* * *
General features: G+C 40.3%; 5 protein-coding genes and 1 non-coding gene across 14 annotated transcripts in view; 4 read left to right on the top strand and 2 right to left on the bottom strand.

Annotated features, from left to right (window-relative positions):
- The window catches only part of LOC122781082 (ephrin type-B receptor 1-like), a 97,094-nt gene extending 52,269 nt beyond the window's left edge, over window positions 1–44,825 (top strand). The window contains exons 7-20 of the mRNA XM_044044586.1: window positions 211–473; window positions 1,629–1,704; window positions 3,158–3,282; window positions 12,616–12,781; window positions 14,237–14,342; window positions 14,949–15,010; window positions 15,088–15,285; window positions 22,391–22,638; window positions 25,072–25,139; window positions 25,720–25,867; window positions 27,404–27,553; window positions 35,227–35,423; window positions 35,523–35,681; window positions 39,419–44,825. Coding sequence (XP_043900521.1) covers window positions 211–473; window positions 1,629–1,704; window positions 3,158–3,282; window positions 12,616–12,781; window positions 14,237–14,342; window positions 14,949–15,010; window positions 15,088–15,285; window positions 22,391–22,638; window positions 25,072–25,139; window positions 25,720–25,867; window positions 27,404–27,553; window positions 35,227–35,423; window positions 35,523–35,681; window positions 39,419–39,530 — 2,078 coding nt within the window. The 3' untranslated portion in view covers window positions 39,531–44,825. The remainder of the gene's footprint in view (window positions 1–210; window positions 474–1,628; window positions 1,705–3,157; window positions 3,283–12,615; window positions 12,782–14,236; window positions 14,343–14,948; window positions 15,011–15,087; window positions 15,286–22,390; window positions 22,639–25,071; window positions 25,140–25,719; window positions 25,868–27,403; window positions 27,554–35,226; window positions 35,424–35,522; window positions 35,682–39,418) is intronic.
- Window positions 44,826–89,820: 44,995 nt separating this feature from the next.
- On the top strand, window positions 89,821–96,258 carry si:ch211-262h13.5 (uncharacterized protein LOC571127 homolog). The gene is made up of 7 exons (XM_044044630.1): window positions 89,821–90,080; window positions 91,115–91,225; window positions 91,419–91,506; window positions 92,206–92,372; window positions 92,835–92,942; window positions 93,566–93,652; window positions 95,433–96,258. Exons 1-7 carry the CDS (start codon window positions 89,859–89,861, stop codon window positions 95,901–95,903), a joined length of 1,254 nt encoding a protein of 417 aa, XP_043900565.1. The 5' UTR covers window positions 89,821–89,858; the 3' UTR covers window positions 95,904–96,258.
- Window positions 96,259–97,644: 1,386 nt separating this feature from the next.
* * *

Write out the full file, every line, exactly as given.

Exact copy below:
General features: G+C 40.3%; 5 protein-coding genes and 1 non-coding gene across 14 annotated transcripts in view; 4 read left to right on the top strand and 2 right to left on the bottom strand.

Annotated features, from left to right (window-relative positions):
- The window catches only part of LOC122781082 (ephrin type-B receptor 1-like), a 97,094-nt gene extending 52,269 nt beyond the window's left edge, over window positions 1–44,825 (top strand). The window contains exons 7-20 of the mRNA XM_044044586.1: window positions 211–473; window positions 1,629–1,704; window positions 3,158–3,282; window positions 12,616–12,781; window positions 14,237–14,342; window positions 14,949–15,010; window positions 15,088–15,285; window positions 22,391–22,638; window positions 25,072–25,139; window positions 25,720–25,867; window positions 27,404–27,553; window positions 35,227–35,423; window positions 35,523–35,681; window positions 39,419–44,825. Coding sequence (XP_043900521.1) covers window positions 211–473; window positions 1,629–1,704; window positions 3,158–3,282; window positions 12,616–12,781; window positions 14,237–14,342; window positions 14,949–15,010; window positions 15,088–15,285; window positions 22,391–22,638; window positions 25,072–25,139; window positions 25,720–25,867; window positions 27,404–27,553; window positions 35,227–35,423; window positions 35,523–35,681; window positions 39,419–39,530 — 2,078 coding nt within the window. The 3' untranslated portion in view covers window positions 39,531–44,825. The remainder of the gene's footprint in view (window positions 1–210; window positions 474–1,628; window positions 1,705–3,157; window positions 3,283–12,615; window positions 12,782–14,236; window positions 14,343–14,948; window positions 15,011–15,087; window positions 15,286–22,390; window positions 22,639–25,071; window positions 25,140–25,719; window positions 25,868–27,403; window positions 27,554–35,226; window positions 35,424–35,522; window positions 35,682–39,418) is intronic.
- Window positions 44,826–89,820: 44,995 nt separating this feature from the next.
- On the top strand, window positions 89,821–96,258 carry si:ch211-262h13.5 (uncharacterized protein LOC571127 homolog). The gene is made up of 7 exons (XM_044044630.1): window positions 89,821–90,080; window positions 91,115–91,225; window positions 91,419–91,506; window positions 92,206–92,372; window positions 92,835–92,942; window positions 93,566–93,652; window positions 95,433–96,258. Exons 1-7 carry the CDS (start codon window positions 89,859–89,861, stop codon window positions 95,901–95,903), a joined length of 1,254 nt encoding a protein of 417 aa, XP_043900565.1. The 5' UTR covers window positions 89,821–89,858; the 3' UTR covers window positions 95,904–96,258.
- Window positions 96,259–97,644: 1,386 nt separating this feature from the next.